It is tremendously rare that four consecutive albums by an artist are considered equally important and aesthetically pleasing. Wolfgang Voigt, however, achieved just that on the Mille Plateaux label with his Gas project, of which Pop, released in 2000, is the final piece. Each of the four artifacts has certain distinctive qualities and different concepts: Gas of 1996 merges a synth-driven loftiness with deliciously encapsulating synth washes, Zauberberg of 1997 is an orchestra string-heavy journey through an acroamatic, tremendously dusky thicket, Königsforst of 1999 paints the brightly illuminated German yearning for the revitalizing aura of the woods, and Pop of 2000 sets the first stone of an entirely new subgenre building that is still alive and well: Pop Ambient. The seven tracks of Pop are strictly speaking just five, as two out of the seven tracks are remixed, slightly altered and enhanced. But even though this is the case, Pop is a good indicator of the stylistic dobs that surfaced after this release, as it offers a wide stylistic variety … and the most gorgeous, presumably (!) easy-to-achieve two-note synth superimpositions that ever entered the world of Gas.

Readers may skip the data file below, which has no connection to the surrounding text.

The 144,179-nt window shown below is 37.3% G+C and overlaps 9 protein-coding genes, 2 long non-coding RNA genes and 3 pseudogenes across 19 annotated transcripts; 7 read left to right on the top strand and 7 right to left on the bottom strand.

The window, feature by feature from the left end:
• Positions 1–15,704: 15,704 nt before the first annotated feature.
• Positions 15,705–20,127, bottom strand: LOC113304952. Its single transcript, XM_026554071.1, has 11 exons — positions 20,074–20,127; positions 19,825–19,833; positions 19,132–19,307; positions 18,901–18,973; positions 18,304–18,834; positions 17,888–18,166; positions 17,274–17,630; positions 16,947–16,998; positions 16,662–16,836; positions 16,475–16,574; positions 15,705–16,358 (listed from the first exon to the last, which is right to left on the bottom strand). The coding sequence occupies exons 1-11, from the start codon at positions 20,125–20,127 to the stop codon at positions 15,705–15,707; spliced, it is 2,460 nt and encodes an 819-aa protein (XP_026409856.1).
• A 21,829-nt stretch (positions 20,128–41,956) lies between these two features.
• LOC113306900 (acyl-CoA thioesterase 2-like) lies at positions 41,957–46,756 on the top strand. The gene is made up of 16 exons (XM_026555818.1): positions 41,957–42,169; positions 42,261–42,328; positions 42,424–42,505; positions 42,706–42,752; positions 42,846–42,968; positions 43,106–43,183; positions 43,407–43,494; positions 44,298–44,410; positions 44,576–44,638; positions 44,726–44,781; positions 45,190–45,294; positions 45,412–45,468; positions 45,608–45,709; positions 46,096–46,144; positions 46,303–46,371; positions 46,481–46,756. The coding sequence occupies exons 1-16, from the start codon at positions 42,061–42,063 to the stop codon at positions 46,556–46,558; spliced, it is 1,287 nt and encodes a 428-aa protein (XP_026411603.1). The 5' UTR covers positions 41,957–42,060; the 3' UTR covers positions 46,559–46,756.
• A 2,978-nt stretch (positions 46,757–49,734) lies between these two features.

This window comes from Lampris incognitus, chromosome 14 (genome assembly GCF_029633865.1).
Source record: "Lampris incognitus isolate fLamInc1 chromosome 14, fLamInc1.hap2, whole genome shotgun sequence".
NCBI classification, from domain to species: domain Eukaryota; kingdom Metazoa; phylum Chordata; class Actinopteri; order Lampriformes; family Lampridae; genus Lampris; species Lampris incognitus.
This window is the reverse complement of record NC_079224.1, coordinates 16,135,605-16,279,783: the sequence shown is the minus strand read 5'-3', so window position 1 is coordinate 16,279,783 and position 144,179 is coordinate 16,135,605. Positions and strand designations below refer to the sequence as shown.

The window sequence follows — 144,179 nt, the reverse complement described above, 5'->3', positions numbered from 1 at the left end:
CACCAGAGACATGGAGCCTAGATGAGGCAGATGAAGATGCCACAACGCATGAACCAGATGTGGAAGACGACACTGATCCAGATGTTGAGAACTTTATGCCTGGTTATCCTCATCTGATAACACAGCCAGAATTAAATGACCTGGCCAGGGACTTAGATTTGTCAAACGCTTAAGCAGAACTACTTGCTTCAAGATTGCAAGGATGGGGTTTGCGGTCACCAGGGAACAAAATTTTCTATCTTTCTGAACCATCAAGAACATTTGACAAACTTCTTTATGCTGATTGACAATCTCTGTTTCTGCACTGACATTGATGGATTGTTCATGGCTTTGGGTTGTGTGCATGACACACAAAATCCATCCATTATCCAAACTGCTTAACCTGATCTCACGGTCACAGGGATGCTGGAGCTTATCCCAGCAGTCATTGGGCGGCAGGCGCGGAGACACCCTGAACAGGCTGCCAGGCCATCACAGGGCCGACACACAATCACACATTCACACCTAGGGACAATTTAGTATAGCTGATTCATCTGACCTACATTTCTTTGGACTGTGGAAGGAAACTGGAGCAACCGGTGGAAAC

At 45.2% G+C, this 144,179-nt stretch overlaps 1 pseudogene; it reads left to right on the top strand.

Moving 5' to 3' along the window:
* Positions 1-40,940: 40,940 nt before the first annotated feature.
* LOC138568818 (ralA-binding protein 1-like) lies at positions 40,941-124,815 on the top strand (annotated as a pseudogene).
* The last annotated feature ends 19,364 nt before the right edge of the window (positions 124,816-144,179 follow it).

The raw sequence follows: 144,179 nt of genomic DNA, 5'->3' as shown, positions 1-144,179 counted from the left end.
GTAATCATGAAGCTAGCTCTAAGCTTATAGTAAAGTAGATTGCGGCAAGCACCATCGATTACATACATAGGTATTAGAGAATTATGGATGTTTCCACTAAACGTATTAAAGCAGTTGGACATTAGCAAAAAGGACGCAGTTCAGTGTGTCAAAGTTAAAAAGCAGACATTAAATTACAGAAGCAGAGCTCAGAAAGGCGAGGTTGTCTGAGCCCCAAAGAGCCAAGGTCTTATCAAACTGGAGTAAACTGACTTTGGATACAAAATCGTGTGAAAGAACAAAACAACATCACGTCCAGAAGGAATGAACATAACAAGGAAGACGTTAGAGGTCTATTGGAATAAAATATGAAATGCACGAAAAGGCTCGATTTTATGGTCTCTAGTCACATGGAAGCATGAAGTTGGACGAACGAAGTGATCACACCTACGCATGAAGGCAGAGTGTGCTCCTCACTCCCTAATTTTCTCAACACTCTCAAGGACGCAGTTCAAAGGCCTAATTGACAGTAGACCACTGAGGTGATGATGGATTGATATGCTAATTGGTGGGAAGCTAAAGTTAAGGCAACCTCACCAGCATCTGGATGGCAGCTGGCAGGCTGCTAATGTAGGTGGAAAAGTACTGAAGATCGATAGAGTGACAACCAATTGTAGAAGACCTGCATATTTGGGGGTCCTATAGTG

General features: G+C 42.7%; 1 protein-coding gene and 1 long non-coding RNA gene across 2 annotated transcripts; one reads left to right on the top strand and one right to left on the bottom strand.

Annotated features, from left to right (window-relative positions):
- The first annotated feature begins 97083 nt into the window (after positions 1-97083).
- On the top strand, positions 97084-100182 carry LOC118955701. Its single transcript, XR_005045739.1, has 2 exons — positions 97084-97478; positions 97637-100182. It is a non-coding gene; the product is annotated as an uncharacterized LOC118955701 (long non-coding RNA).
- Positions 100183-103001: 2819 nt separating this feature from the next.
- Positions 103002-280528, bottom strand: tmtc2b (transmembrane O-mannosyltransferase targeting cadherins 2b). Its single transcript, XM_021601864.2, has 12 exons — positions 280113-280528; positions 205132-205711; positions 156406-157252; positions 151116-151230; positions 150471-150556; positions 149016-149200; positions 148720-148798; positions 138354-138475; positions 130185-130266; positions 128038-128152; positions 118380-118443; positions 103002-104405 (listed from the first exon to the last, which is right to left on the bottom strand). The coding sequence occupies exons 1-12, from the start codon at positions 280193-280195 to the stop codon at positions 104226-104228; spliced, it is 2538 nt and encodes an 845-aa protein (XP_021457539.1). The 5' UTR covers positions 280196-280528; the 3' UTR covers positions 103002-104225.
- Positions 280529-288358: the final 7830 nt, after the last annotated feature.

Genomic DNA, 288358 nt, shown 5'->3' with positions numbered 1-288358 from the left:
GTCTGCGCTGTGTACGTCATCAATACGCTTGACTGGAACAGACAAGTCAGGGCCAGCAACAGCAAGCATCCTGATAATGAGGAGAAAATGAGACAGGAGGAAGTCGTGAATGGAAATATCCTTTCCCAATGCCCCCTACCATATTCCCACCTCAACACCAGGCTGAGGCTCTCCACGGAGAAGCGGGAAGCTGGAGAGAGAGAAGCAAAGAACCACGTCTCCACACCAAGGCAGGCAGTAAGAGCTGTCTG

Pop 1 opens the disc with a particular kind of synth washes that couldn't be found in a Gas track before: they are syrupy-saccharine, wonderfully melodious and creamy. The incessantly repeated loop has a rather long duration of about 20 seconds. The various textures glow and gleam, but best of all, they contain a relaxing depth because they aren't played in show tune-like higher regions, but meander along in a humble way, only to be traversed by juxtaposed staccato clicks which are blurred themselves and thus as silky as the permanent washes. Compared to previous Gas tracks, I would describe the evoked mood as cautiously euphoric. Only Königsforst 6 depicts this feeling a tad better, but actually mixes it with pompousness and a feeling of wideness due to the bold bagpipe sections that float through the whole scenery. However, Pop 1 only marks the beginning, as there is another, much brighter and more upbeat incarnation of its loop found in Pop 2 that was also belatedly featured on the Pop Ambient 2004 compilation under the simple name Pop. Its qualities are indeed breathtaking: the formerly blurry clicks are sped up and mimic flowing water. The same can be said about the warm synth loop which is equally pitched up and shimmers even more, revealing a glimpse of a rhythmic synth burst; the tone of the melody rises for about a second, but the burst is similar enough to the remaining textures that it doesn't destroy the carefully crafted balance. A three-note melody, possibly played on a horn instrument, is deeply embedded and yet seems to be towering above the faux water streams and the repetitive synth eruptions. With all previous Gas albums in mind, one cannot believe the sweetness and superb flow of happiness and contentment that the couple of Pop 1 and Pop 2 create.